How to Become More Empathetic
Tips for offering the gift of empathy.
Posted September 19, 2022 | Reviewed by Gary Drevitch
In a world where many of us feel less connected to one another, giving and receiving empathy are more important than ever. We all yearn to be truly heard and understood. Fortunately, providing empathy is a skill that can be learned and practiced. When we know how to be empathetic with someone, the other person is assured that their feelings matter, and they receive the important gifts of connection and validation.
What Is Empathy?
Being empathetic means being on the same level with another person and focusing intently on the feelings they’re expressing. It means putting yourself in their shoes, holding their emotions in a tender way, and validating who they are and how they feel. You are in the moment with that person, attempting to understand what they’re telling you and how a particular situation feels to them.
There’s a difference between offering sympathy and offering empathy. Receiving sympathy may come across as someone feeling sorry for you or putting you in an inferior position, as if they are saying, “You poor person, I feel bad for you.” Empathy is about authentically hearing and understanding the other person, without trying to solve a problem, tell them what to do, or tell them a similar story about yourself. When you are truly tuned in to the other person and listen to them with empathy, the focus remains on them, not you. You don’t have to agree with what they’re telling you; you are there to listen and care about them.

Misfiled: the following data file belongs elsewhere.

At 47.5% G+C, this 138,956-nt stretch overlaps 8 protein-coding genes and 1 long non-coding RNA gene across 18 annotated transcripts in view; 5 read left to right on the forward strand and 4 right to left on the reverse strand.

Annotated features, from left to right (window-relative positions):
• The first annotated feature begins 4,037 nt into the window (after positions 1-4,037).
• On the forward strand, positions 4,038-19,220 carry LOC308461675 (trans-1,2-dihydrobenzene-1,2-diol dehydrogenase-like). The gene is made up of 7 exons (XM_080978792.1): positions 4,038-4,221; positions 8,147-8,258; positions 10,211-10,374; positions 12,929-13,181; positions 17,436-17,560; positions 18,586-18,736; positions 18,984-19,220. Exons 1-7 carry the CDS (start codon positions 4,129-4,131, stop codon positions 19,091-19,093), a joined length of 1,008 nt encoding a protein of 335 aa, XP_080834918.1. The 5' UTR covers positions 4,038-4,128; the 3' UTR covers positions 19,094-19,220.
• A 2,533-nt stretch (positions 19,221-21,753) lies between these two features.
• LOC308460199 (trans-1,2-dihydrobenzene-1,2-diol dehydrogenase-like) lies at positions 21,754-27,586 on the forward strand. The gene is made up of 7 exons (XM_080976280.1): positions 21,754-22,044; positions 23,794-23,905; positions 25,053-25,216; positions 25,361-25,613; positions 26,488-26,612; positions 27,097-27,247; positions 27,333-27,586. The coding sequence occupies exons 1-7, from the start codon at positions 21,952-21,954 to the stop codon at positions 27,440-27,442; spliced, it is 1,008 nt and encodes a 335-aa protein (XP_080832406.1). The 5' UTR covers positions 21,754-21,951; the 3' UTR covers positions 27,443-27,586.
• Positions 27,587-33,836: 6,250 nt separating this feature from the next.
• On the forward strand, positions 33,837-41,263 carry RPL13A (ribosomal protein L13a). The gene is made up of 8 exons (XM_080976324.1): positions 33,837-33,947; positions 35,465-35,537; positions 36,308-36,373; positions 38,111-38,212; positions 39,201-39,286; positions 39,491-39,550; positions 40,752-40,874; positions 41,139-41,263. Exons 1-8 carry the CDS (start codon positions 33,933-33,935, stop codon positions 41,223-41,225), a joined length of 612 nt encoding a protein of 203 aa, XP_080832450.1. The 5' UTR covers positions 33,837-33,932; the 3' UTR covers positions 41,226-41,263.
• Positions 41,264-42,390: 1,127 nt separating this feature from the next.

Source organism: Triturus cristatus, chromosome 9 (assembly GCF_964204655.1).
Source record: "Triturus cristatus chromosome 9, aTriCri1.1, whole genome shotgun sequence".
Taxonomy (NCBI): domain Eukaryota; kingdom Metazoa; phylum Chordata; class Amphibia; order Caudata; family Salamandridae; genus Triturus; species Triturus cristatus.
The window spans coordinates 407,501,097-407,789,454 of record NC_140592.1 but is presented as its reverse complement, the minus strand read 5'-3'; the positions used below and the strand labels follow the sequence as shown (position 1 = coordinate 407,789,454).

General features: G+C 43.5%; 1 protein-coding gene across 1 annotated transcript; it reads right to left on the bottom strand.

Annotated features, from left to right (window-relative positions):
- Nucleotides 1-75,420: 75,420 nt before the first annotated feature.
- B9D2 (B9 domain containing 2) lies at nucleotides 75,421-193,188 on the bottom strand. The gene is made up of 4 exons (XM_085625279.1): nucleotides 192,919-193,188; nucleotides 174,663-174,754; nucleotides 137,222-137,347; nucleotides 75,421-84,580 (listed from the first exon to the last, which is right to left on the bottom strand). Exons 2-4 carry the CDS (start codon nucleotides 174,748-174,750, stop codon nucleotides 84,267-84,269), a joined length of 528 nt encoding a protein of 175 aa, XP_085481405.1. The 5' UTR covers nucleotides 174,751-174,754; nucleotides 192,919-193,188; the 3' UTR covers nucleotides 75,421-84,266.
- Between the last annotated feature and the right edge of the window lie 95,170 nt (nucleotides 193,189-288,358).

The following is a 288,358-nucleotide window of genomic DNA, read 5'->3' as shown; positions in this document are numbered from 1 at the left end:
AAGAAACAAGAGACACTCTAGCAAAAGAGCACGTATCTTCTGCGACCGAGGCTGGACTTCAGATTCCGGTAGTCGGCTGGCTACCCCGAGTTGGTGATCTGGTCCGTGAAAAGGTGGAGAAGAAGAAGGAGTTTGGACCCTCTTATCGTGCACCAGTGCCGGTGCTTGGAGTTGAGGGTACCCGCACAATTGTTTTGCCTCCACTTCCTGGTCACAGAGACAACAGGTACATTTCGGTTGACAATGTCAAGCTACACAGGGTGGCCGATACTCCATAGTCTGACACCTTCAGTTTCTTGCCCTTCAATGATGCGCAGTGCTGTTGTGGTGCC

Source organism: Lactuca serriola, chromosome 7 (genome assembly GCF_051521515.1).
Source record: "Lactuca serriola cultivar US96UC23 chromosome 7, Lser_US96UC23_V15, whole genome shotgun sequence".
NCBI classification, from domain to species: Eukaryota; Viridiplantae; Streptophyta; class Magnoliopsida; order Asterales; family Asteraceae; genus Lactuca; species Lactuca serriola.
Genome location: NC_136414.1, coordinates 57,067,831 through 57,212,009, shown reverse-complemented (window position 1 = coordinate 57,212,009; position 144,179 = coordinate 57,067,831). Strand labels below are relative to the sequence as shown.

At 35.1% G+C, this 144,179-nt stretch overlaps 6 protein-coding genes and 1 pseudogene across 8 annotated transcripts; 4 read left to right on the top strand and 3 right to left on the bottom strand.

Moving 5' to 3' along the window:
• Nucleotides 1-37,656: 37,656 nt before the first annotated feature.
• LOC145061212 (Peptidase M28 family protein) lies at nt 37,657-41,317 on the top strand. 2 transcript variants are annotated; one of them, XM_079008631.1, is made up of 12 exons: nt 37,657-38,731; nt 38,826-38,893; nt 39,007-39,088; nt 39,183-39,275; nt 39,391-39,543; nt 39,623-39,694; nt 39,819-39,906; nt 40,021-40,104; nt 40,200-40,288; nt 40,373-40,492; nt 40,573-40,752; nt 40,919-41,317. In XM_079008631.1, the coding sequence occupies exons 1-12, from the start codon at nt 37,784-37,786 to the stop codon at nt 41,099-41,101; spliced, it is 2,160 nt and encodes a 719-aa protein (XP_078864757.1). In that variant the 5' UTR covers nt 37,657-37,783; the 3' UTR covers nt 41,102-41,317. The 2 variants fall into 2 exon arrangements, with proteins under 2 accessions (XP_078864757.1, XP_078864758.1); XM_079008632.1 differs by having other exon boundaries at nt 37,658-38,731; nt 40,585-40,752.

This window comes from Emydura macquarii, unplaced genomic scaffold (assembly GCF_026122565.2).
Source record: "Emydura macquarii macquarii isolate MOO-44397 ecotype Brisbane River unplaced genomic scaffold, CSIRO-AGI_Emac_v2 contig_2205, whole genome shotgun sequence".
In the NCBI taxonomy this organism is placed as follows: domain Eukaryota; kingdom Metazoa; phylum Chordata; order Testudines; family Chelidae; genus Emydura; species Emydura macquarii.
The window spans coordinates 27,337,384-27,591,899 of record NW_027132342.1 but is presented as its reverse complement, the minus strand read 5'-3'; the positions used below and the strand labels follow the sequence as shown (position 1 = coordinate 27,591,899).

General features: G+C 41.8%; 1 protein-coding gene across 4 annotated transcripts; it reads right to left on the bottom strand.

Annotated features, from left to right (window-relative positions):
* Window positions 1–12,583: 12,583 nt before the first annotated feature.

How to Offer Empathy
- Listen carefully not only to what you are being told, but especially to the feelings being expressed.
- Repeat back to the person what you have heard them tell you, in order to make sure you are understanding them. You may say something like, “I am hearing that you’re feeling (sad or angry or confused) about (whatever the situation might be).” We call this repetition of what the other person has expressed “reflective listening.” And it’s important to do this because too often we make wrong assumptions about other people based on our own issues or experiences, rather than listening deeply to what the other person tells us.
- The person talking to you can then let you know if you have heard them correctly. If not, ask them to kindly tell you again what they want you to know and assure them that you want to understand them.
- When you can accurately repeat back what you are hearing, acknowledge the person’s feelings and empathize with feelings. You may say something like, “I see you are hurting and feeling sad, and I know that does not feel good.” Or, “I understand that this situation makes you feel angry and frustrated. Just know that I’m here with you.”
- When the person feels heard, you can brainstorm solutions if they ask for that, but most people don’t want you to tell them what to do. They just want you to listen and understand.
Sometimes empathy can be expressed very simply with just a few words, such as: “Dang, that’s terrible.” Or, “Wow, that must hurt.” Or, “You must feel really betrayed.”
Although offering empathy may seem easy and straightforward, there is a surprising lack of it in today’s culture. Learning how to become more empathetic will help deepen your connections with your children, partners, family members, friends, and others. It's a truly priceless gift.